By the time Europeans were moving west the Indian populations had recovered enough to fight for their territories, thus beginning the genocidal wars that continued through the 1800s. If the Indians had not lost technologies and their cultural knowledge, the European invasion may not have been as effective and the political landscape would be completely different.

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Response to csziggy (Reply #17)

Tue Jan 21, 2020, 11:59 AM

20. I often wish that the disease problem had worked the other way.

That the contact between Native Americans and Europeans had killed 90% of the Europeans.
Just imagine how much better off the planet would be right now!

(Perhaps I'm wrong, but it's an interesting thought/wish experiment for me).

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Response to Coventina (Reply #20)

Tue Jan 21, 2020, 04:46 PM

22. Antyhing that would have killed Europeans would have wiped out Asia and Africa, too

Syphillis is the only disease believed to have gone that way. It was first reported in Europe in 1595 and the early symptoms were much more dire than they became later.

You can find the answer to that question in Jared Diamond's book Guns, Germs and Steel. He states that people get infected by their pets and that all great epidemics (variola, tuberculosis, malaria, plague, influenza ...) evolved from animals. Microbes needs a mass of people to spread around so big societies, living in cities and connected with good trading roads, were is the best place for them. They can't survive in small societies because they kill anyone who isn't resistant and therefore fails to spread. Those who survive develop antibodies. Microbes can't survive in small communities of farmers and hunters.

Because american Indians didn't have antibodies to European diseases so many died - sometimes the whole villages. In this diseases it is also success in Pizarro's and Cortes' success. Some scientist believe that there were 95 % decrease in population in 200 years after Columbus.

The only infectious disease coming from America to Europe was syphilis. In America there were great civilizations living in big cities: Aztecs, Incas and Indians who lived in Mississippi. But this cities were never connected with trading paths so microbes couldn't spread as they did in Europe and Asia. The main reason for lack of infectious diseases is that there were no animals, living in herds. There were only five domestic animals: a turkey, a lama, a cavy, some bird and a dog - and they were no source of microbes as cows, sheep.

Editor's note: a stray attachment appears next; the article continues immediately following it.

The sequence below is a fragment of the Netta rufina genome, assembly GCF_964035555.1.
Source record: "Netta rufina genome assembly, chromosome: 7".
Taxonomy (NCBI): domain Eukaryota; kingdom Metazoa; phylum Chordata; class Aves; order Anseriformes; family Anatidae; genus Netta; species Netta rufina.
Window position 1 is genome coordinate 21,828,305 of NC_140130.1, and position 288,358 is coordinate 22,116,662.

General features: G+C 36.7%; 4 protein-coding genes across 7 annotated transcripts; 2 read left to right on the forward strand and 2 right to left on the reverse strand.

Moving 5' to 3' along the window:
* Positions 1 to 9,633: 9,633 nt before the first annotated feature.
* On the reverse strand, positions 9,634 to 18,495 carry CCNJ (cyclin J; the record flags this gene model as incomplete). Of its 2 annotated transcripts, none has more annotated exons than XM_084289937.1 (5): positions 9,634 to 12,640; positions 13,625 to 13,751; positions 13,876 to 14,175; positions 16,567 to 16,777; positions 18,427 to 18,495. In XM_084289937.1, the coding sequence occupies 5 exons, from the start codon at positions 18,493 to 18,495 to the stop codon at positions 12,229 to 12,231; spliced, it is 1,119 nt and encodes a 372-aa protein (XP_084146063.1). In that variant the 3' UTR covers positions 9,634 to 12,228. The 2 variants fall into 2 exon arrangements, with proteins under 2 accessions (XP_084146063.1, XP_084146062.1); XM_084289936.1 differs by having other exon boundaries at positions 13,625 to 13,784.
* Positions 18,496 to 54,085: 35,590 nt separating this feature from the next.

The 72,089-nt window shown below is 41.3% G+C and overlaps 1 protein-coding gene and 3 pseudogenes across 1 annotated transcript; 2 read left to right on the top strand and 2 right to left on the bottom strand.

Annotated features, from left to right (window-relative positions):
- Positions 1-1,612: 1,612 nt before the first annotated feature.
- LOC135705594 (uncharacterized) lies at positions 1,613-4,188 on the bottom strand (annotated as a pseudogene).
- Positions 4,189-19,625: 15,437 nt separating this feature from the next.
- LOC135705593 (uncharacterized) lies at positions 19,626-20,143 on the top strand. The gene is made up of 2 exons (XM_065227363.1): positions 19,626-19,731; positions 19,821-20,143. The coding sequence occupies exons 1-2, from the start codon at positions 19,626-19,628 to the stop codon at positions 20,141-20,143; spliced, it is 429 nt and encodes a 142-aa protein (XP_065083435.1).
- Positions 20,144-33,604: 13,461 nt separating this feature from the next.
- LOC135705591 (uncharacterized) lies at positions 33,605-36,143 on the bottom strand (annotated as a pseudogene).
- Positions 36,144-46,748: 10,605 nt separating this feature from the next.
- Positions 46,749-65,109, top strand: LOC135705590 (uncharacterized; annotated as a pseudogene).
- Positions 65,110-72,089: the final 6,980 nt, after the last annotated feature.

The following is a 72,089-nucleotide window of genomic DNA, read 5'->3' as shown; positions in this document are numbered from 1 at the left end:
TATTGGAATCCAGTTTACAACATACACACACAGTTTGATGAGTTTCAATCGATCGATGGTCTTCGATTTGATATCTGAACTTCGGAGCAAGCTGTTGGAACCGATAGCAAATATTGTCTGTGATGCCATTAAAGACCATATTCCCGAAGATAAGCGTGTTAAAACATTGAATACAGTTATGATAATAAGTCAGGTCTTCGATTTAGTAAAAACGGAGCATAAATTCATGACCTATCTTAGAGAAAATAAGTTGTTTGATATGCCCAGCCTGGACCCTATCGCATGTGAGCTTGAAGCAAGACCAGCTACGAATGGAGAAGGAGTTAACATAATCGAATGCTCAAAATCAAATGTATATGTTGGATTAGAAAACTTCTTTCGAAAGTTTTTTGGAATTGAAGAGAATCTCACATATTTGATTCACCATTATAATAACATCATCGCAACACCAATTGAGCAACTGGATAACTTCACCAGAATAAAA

It doesn't mean that there are no infectious diseases, but there are not so many. But epidemics, diseases of masses, can appear only in dense crowd. This started with agriculture 10.000 years ago and increased with building cities. People live close to each other, they also have pets ...

If I sum it up: according to Jared Diamond there were no epidemics in Americas before 1492.

https://history.stackexchange.com/questions/2872/plagues-in-pre-european-americas

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Response to csziggy (Reply #22)

Tue Jan 21, 2020, 06:51 PM

23. Tx for the link. *Syphillis was first recorded in Europe in 1494.

The one pandemic disease we know of that has a good chance for having an origin in the Americas is syphilis.

When it first hit Europe in 1494 it spread rapidly and the mortality rate was very high (as is typical with new diseases that hit an immunologically naieve population).

As Jared Diamond describes it, "[W]hen syphilis was first definitelyrecorded in Europe in 1495, its pustules often covered the body fromthe head to the knees, caused flesh to fall from people's faces, andled to death within a few months." The disease then was much morelethal than it is today. Diamond concludes,"y 1546, the disease hadevolved into the disease with the symptoms so well known to ustoday."

Given the history of other pandemic diseases, it isn't too much of a stretch to speculate that it would have been even more devestating when it first broke out in the Americas, at least among the more densely settled communities, before both disease and host evolved to live with each other better.

I'm unaware of any archeological proof of this though (skeleton bone studies, etc). Most of the evidence behind the Americas theory of syphilis is currently circumstantial. https://history.stackexchange.com/questions/2872/plagues-in-pre-european-americas

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Response to csziggy (Reply #17)

Tue Jan 21, 2020, 12:04 PM

21. I never said knowledge would not be lost just that the species would likely survive.

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Response to LonePirate (Reply #4)

Tue Jan 21, 2020, 10:48 AM

9. Meh, we've vastly overstayed our welcome on this planet.

No one will miss us but the dogs.

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Response to Coventina (Reply #9)

Tue Jan 21, 2020, 11:11 AM

12. I tend to agree, grumpy old misanthrope that I am ... (nt)

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Response to mr_lebowski (Reply #12)

Tue Jan 21, 2020, 11:13 AM

13. Hey Mr. L! Yeah, the older I get, the more I hate my species.

We've done some good, but collectively.....

We've been a curse on this lovely planet.

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Response to Coventina (Reply #13)

Tue Jan 21, 2020, 11:18 AM

15. Yup!

Hey Coventina

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Response to Coventina (Reply #9)

Tue Jan 21, 2020, 11:28 AM

18. Cats would miss us

They'd have to learn to work for a living!

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Response to csziggy (Reply #18)

Tue Jan 21, 2020, 11:31 AM

19. LOL! Thanks for the chuckle!

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Response to Omaha Steve (Original post)

Tue Jan 21, 2020, 10:58 AM

10. Is tRump planning a visit to China?

Just wondering...